With Domain Name Seizures Increasing, It's Time For A Decentralized DNS System

from the bye-bye-icann dept

We've already written about the latest legal loss for The Pirate Bay, as well as Homeland Security's new domain seizure campaign. With the former, the entertainment industry has already declared that it hopes this ruling will lead ISPs in various countries to start blocking The Pirate Bay entirely. It may also seek to use other tools -- like the pending COICA bill -- to see if it can seize the domain name. This presents all sorts of troubling questions concerning free speech and prior restraint. However, as is often the case when the law does a weak job trying to respond to a changing technological world, technology figures out a way to leap ahead.

Case in point, fresh off the legal loss, Peter Sunde, who has been focused on Flattr rather than The Pirate Bay, for quite some time anyway, has noted that he's working with some folks to set up a competing root server system that avoids ICANN. ICANN, of course, has been instrumental in helping Homeland Security with its domain seizures (and has apparently handed over Sunde's domain names to the recording industry in the past). The idea, apparently, is to set up a truly distributed and more secure DNS system that does not rely on a single party, like ICANN.

This certainly seems like a big challenge, and one that has a high likelihood of failure. But it does appear that we're seeing more and more problems with the way ICANN operates (though, it's been trouble since it first came into being). An alternative system, actually set up by folks who understand the technology could actually catch on, and could present a serious challenge for those who think they can censor the web in any manner -- whether for political or corporate purposes.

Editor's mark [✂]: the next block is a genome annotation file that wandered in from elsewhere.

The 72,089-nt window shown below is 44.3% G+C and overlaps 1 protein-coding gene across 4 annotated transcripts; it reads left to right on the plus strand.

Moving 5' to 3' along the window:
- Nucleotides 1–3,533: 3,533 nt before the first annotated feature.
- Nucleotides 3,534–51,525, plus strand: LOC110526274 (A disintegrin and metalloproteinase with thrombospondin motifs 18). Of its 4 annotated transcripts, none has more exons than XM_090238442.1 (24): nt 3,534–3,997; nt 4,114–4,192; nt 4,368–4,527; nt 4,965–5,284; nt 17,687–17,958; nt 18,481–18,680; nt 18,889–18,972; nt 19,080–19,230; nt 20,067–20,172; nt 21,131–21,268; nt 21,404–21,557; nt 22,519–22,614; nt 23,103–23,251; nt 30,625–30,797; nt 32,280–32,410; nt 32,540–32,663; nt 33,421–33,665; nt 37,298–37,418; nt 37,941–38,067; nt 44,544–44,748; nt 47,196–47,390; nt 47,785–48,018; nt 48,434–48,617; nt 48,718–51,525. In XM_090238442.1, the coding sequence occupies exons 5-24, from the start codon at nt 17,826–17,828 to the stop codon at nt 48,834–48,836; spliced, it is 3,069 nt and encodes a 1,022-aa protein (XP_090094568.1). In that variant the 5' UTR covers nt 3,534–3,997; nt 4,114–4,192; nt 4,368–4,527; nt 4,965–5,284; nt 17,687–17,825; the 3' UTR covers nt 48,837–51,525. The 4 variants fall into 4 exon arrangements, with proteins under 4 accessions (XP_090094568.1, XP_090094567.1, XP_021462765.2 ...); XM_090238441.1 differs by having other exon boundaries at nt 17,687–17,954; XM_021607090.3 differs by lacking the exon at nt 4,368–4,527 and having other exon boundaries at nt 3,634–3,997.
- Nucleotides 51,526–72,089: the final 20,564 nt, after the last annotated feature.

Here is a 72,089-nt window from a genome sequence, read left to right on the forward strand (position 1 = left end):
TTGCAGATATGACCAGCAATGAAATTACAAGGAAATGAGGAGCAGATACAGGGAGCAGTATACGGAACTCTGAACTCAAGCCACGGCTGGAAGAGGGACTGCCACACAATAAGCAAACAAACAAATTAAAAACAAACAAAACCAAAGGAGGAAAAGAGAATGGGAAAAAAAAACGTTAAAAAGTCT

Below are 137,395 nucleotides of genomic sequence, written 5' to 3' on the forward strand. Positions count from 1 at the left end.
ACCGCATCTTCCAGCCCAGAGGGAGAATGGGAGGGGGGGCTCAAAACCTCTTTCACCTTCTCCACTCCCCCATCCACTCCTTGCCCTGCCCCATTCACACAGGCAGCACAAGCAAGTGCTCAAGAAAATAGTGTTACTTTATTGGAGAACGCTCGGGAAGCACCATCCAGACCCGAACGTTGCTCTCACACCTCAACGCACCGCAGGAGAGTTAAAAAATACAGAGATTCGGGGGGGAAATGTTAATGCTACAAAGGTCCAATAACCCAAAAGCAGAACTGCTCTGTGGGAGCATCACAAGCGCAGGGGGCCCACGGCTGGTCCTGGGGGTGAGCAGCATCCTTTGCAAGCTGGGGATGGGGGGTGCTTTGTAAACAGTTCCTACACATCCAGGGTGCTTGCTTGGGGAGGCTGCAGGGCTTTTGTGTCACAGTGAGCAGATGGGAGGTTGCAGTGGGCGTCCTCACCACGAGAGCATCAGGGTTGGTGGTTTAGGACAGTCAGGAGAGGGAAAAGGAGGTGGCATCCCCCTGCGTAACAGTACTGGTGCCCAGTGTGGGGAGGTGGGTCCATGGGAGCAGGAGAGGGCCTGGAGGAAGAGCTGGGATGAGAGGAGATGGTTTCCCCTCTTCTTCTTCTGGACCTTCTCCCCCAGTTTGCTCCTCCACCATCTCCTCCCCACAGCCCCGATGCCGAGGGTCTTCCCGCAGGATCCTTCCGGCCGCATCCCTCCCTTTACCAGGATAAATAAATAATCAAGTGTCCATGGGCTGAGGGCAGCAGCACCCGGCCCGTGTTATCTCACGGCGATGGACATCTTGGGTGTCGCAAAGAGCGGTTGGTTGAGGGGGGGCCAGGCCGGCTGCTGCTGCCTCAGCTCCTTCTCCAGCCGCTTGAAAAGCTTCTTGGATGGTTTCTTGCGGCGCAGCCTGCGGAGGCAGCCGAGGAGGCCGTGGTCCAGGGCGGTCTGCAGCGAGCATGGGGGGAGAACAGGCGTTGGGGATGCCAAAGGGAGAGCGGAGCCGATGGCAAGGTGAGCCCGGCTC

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  1.  
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    paperbag (profile), Nov 30th, 2010 @ 3:57am

    I'd use it. If software like Firefox can achieve so much overtime, I'd say almost anything is possible. I bet Google would be on, as long as it wasn't called 'The Pirate DNS'

     

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    Anonymous Coward, Nov 30th, 2010 @ 3:58am

    There has been rumblings about COICA having the potential to end up fragmenting the internet from some fairly heavy industry people for a long time now.
    With that in mind, making a decentralized system that cannot fall under one single countrys control seems to be the right cure.
    Then again, all ICANN had to do was to refuse to be a tool to be used by politicians and it would never have been a problem to start with.

     

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    lfroen (profile), Nov 30th, 2010 @ 4:24am

    Can't see how this is supposed to work

    You can't fix broken US law with technical workaround. If I own whateverdomain.com DNS will hold record about
    "whateverdomain.com my.ip.address". And this record is authoritative, i.e. there's only 1 (and only) place which determine IP address for whateverdomain.com.

    What does it mean "distributed" here? Not shadow of root DNS (because this already exists). Do you mean there will be 2 (or more) places determining where whateverdomain.com go? Like one will say "my.ip" and another one "riaa.ip"? And how client will know which one is true? Right, you have no idea.